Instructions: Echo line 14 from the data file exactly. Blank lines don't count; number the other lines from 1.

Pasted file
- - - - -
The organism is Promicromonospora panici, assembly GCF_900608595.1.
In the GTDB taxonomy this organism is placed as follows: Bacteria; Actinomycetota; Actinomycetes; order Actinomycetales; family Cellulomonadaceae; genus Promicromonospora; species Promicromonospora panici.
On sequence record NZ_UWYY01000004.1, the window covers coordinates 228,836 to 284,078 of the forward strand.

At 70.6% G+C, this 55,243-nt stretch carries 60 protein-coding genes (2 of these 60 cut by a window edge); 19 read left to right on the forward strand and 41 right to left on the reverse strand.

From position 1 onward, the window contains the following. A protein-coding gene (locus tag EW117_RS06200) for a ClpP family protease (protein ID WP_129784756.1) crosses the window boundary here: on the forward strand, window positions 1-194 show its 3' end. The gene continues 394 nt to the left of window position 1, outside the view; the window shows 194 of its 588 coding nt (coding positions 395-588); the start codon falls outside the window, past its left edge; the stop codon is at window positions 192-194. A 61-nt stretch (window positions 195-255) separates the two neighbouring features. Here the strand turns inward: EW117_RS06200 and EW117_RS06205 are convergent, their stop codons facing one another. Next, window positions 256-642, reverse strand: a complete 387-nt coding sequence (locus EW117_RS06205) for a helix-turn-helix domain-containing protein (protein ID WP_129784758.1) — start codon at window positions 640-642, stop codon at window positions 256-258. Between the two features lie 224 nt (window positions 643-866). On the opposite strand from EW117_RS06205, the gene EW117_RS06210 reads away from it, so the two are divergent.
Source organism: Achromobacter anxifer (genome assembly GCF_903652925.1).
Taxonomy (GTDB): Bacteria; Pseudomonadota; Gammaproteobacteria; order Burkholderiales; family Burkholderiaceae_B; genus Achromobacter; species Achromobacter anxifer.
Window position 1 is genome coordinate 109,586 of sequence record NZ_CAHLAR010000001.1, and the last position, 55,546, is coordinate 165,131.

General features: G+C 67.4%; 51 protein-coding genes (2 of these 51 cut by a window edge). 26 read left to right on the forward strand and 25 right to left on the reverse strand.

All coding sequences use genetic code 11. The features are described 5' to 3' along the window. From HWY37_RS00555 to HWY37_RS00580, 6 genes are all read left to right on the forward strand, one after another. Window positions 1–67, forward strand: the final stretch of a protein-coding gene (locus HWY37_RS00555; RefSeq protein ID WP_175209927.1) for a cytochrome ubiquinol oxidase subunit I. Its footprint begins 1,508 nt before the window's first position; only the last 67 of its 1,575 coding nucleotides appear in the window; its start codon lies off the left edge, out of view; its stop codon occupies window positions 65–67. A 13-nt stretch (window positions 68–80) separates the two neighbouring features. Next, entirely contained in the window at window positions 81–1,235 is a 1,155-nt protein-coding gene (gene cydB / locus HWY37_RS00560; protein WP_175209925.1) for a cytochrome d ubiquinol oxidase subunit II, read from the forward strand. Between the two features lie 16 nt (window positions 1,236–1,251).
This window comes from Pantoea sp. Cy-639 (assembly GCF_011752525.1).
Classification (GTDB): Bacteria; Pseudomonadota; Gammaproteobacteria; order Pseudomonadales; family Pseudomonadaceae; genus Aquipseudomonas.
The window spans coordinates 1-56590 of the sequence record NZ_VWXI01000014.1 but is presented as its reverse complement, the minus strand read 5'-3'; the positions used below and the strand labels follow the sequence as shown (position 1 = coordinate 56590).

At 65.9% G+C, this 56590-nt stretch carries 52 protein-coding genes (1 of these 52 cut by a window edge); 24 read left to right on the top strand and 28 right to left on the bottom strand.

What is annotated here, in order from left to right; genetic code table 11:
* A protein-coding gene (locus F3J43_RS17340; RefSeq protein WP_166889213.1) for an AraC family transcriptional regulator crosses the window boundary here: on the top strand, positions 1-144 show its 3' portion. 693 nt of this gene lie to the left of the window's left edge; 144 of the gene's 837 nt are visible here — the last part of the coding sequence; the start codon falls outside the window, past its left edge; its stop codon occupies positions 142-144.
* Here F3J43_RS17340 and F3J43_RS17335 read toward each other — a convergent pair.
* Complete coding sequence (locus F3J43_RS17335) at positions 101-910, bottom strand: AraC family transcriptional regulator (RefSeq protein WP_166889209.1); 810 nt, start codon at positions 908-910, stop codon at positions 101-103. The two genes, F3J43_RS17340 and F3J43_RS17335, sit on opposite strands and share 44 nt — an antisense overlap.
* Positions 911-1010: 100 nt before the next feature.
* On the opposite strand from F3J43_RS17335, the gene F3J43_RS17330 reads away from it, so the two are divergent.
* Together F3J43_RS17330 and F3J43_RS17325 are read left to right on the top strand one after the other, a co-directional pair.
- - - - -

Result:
At 65.9% G+C, this 56590-nt stretch carries 52 protein-coding genes (1 of these 52 cut by a window edge); 24 read left to right on the top strand and 28 right to left on the bottom strand.